Between a Walk and a Hard Pace

I’m a big fan of Scandinavian crime fiction. I’d love to visit Norway or Sweden some day, although I’m a bit concerned about the apparent proliferation of serial killers over there. Aside from dysfunctional detective chief inspectors, though, my favorite export from that part of the world would have to be Nordic walking, also known as pole walking or urban poling.

I first learned about walking poles in a magazine for people living with multiple sclerosis. The article described how folks with uneven gaits, stability problems, and balance issues could continue to enjoy walking for recreation and exercise through the use of walking poles. Many of us with MS or Parkinson’s fear tripping and falling; for instance, my left foot doesn’t always lift quite as high as it needs to, and I’ve endured a couple of scary and embarrassing face plants. So far I haven’t seriously injured myself, although one of those falls tore a hole in the knee of my favorite skinny jeans as well as bloodied the knee of my actual skinny leg. But that fear means I tend to walk slowly and keep my eyes focused on the ground, rather than enjoying the sights and sounds around me. What’s worse, I start to lurch after about a half mile as my muscles weaken, and don’t relish my neighbors thinking that I’ve been at the sauce quite that early in the day. A cane is fine for trips to the mall or shopping, but it doesn’t allow me to walk at a fitness pace, get my heart rate up, or work my core (more on that below).

Although the article discussed the specific technique of “Nordic walking”, the poles I ended up buying after some web research were of a type sold under the brand name of “Exerstrider”. The Exerstrider poles have a special handgrip design and arm-extension technique that promised to work my arm and core torso muscles more intensively during the walk. That sounded great to me, as I’m in a constant battle against the dreaded muffin top (and mostly losing). The upper-body motion is similar to that used in cross-country skiing. (Note to the wit in my neighborhood who invariably shouts “Hey, where’s the snow?” when I chug past your house: That was amusing the first five times you tossed it my way, buddy. Get some new material.)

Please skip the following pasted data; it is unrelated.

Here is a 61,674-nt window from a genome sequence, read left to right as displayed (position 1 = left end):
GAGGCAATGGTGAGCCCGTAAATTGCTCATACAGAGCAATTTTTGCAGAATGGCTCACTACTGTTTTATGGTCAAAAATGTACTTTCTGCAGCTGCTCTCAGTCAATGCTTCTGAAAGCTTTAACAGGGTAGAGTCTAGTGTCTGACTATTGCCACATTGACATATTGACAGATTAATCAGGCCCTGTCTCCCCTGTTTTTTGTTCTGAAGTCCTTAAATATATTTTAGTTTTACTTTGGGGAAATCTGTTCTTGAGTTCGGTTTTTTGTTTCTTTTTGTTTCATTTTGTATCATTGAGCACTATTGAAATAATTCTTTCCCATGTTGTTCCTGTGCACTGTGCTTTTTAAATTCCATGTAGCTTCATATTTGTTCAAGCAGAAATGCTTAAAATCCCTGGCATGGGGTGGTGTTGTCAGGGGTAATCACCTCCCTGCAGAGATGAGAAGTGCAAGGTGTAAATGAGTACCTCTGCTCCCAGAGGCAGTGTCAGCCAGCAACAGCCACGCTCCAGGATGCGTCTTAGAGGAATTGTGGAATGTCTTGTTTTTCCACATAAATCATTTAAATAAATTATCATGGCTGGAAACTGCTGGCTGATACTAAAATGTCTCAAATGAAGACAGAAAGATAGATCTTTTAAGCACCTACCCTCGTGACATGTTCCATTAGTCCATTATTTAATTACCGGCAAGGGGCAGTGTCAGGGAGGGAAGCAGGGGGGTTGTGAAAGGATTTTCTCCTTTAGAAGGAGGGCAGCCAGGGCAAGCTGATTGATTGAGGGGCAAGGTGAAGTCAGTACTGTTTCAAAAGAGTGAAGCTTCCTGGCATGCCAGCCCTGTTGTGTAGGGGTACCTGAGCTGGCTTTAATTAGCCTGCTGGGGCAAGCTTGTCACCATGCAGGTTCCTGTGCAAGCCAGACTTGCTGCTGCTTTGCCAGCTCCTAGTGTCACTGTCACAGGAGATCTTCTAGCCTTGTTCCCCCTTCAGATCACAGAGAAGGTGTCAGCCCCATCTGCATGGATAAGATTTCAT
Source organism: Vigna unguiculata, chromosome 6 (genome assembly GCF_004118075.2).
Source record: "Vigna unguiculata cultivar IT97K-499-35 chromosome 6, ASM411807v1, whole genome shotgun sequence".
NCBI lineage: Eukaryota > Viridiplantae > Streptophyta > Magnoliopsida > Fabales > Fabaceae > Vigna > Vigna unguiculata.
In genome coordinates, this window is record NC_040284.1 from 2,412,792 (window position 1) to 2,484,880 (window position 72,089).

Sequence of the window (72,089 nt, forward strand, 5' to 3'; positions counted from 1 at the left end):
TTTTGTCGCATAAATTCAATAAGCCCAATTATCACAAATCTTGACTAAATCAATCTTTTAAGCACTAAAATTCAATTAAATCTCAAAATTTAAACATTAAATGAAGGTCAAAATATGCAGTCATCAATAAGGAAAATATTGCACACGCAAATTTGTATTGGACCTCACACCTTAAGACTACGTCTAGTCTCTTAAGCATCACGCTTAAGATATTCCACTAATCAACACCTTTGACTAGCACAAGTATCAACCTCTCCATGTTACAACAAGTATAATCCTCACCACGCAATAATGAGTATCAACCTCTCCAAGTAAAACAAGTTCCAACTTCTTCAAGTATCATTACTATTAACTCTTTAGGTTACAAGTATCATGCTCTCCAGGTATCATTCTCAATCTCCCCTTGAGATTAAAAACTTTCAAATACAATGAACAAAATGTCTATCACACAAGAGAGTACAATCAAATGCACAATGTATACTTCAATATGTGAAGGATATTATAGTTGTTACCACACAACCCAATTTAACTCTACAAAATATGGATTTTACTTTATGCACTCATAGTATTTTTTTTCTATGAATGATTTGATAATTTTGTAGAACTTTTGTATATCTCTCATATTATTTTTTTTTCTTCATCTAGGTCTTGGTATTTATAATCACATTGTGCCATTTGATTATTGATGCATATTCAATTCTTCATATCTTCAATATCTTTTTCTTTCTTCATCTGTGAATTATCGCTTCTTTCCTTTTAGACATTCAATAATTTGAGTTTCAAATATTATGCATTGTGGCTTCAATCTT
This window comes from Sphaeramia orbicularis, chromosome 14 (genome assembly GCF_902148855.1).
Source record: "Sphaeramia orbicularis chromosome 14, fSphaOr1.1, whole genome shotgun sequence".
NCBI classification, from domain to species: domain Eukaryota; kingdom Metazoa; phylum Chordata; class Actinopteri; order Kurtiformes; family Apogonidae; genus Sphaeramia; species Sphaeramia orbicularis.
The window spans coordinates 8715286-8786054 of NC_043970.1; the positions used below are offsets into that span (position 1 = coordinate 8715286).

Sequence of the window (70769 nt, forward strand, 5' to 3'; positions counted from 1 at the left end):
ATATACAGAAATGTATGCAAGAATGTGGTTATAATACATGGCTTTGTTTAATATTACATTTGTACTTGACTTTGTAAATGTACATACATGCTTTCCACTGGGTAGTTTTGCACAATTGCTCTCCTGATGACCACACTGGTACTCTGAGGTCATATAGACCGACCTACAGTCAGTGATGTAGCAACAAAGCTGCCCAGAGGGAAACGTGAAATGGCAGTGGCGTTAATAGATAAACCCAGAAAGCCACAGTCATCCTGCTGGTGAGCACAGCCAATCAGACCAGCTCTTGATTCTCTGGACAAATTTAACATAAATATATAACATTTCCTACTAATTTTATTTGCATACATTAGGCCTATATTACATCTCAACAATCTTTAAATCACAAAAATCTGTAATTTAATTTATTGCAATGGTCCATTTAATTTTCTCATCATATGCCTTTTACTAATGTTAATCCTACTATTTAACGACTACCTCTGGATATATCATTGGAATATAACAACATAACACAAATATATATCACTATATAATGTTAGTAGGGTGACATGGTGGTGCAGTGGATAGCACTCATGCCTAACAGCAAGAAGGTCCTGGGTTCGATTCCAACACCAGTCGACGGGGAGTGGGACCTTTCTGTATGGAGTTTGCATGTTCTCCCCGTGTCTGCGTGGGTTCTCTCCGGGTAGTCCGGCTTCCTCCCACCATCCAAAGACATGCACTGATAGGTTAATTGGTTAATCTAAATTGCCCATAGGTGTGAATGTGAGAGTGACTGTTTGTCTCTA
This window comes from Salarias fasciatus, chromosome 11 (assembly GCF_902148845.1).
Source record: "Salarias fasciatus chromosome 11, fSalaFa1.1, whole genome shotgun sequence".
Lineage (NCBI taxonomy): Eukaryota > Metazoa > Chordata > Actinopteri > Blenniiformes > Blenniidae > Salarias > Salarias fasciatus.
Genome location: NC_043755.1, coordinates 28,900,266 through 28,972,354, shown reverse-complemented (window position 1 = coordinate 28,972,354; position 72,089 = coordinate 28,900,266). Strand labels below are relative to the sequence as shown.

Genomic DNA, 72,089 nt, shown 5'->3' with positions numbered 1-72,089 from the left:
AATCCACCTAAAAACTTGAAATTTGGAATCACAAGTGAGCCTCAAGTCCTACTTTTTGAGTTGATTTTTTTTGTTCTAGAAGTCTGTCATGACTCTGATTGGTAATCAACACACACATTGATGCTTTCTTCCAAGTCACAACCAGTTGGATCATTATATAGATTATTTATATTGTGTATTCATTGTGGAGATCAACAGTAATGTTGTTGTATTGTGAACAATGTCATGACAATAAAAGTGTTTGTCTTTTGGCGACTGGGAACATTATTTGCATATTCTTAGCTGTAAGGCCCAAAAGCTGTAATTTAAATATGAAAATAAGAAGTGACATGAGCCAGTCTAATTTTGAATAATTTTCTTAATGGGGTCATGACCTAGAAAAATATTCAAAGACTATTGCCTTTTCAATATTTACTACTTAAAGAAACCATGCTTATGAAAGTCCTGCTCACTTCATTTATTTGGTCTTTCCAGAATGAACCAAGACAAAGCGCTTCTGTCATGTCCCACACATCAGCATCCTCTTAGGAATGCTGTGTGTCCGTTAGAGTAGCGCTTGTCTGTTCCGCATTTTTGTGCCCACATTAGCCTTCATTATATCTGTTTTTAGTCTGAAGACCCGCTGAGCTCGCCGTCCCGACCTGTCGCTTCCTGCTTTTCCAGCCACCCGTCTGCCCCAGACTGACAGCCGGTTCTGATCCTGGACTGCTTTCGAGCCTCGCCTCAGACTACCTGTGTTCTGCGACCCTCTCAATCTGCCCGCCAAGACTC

The poles cost about $100 for the pair, which is pretty cheap for exercise equipment. (Unlike a treadmill or exercise bike, though, the poles can’t do double-duty as a convenient place to drape your dirty clothes. Alas.) I have an exercise room at home, so I normally just wear ratty yoga pants and holey t-shirts when I work out, but going out in public with the poles was an opportunity to invest in some cooler duds like Spandex running pants, colorful Dri-Fit shirts, and neon-laced running shoes. Along the way I’ve added a ball cap with a brim to keep the sun out of my eyes and a waist pack for my house key, energy gels, ID, and phone. My phone, by the way, is not just for calling home for a ride if I decide I can’t make that second mile (which, for the record, has never happened). I use an app called MapMyWalk, which uses the GPS in my phone to track and record my route, miles walked, steps taken, and calories burned; it also plays music from my iTunes. (Mostly the Boss and the Talking Heads, in case you were curious.)

Walking poles not only improve my stability by providing essentially two more “legs”, but also engage my upper body and arms to help move me along, dramatically improving how far I can walk. I routinely walk over two miles around my neighborhood in about 40 minutes. No one who sees me hustling along with my poles can tell I’ve got a neuromuscular disorder and would be in a gelatinous heap on the ground without them. I look like anyone else out there walking, running, or biking to stay in shape. Pole walking isn’t for everyone, but for many of us, it’s a terrific way to get outside and keep moving.

You can find out more about Nordic walking on the web. Some sites I’ve found helpful:

https://www.youtube.com/watch?v=ZKTufkzpo8E

http://www.walkingpoles.com/shop/how-it-works

I’m not endorsing any particular kind of pole or program, but if you’d like to learn more about my experiences with pole walking for fitness, feel free to send me email at pam.saussy@gmail.com. I’d love to hear from you! In the meantime, I’ll be getting back to my Scandinavian police procedurals. Skoal!

Important: As with any new exercise program, if you decide to give Nordic pole walking a try, check with your doctor first.

— Pam Saussy, Board Member

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